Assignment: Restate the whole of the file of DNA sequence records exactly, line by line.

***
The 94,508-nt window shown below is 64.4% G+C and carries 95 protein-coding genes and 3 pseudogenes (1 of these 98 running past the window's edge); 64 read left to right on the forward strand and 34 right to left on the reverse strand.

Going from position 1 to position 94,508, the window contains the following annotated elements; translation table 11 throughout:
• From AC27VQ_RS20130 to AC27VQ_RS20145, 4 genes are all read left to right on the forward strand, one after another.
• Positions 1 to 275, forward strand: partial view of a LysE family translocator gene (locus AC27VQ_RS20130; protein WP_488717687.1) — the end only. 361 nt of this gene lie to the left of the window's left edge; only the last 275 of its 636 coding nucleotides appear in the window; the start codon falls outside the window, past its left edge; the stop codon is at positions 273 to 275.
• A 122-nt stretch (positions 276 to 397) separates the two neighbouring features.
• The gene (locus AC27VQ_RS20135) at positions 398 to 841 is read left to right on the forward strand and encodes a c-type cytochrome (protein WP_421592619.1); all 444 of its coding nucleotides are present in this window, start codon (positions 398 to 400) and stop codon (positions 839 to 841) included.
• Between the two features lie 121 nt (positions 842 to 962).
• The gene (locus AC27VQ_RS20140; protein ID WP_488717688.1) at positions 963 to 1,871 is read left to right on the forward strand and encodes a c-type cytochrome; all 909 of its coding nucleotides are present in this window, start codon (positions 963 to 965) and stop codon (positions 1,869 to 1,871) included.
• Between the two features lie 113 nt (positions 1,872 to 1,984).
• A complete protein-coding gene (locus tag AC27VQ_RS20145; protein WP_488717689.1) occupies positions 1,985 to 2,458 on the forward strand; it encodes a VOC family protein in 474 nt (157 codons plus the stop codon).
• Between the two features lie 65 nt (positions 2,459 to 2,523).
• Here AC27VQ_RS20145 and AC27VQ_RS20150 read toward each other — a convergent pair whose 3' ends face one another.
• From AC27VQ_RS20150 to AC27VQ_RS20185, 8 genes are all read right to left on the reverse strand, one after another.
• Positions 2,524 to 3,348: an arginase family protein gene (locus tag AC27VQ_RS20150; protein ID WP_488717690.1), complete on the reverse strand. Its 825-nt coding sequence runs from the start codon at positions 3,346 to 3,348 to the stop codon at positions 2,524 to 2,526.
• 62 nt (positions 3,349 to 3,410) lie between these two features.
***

The 94,508-nt window shown below is 64.4% G+C and carries 95 protein-coding genes and 3 pseudogenes (1 of these 98 running past the window's edge); 64 read left to right on the forward strand and 34 right to left on the reverse strand.

Going from position 1 to position 94,508, the window contains the following annotated elements; translation table 11 throughout:
• From AC27VQ_RS20130 to AC27VQ_RS20145, 4 genes are all read left to right on the forward strand, one after another.
• Positions 1 to 275, forward strand: partial view of a LysE family translocator gene (locus AC27VQ_RS20130; protein WP_488717687.1) — the end only. 361 nt of this gene lie to the left of the window's left edge; only the last 275 of its 636 coding nucleotides appear in the window; the start codon falls outside the window, past its left edge; the stop codon is at positions 273 to 275.
• A 122-nt stretch (positions 276 to 397) separates the two neighbouring features.
• The gene (locus AC27VQ_RS20135) at positions 398 to 841 is read left to right on the forward strand and encodes a c-type cytochrome (protein WP_421592619.1); all 444 of its coding nucleotides are present in this window, start codon (positions 398 to 400) and stop codon (positions 839 to 841) included.
• Between the two features lie 121 nt (positions 842 to 962).
• The gene (locus AC27VQ_RS20140; protein ID WP_488717688.1) at positions 963 to 1,871 is read left to right on the forward strand and encodes a c-type cytochrome; all 909 of its coding nucleotides are present in this window, start codon (positions 963 to 965) and stop codon (positions 1,869 to 1,871) included.
• Between the two features lie 113 nt (positions 1,872 to 1,984).
• A complete protein-coding gene (locus tag AC27VQ_RS20145; protein WP_488717689.1) occupies positions 1,985 to 2,458 on the forward strand; it encodes a VOC family protein in 474 nt (157 codons plus the stop codon).
• Between the two features lie 65 nt (positions 2,459 to 2,523).
• Here AC27VQ_RS20145 and AC27VQ_RS20150 read toward each other — a convergent pair whose 3' ends face one another.
• From AC27VQ_RS20150 to AC27VQ_RS20185, 8 genes are all read right to left on the reverse strand, one after another.
• Positions 2,524 to 3,348: an arginase family protein gene (locus tag AC27VQ_RS20150; protein ID WP_488717690.1), complete on the reverse strand. Its 825-nt coding sequence runs from the start codon at positions 3,346 to 3,348 to the stop codon at positions 2,524 to 2,526.
• 62 nt (positions 3,349 to 3,410) lie between these two features.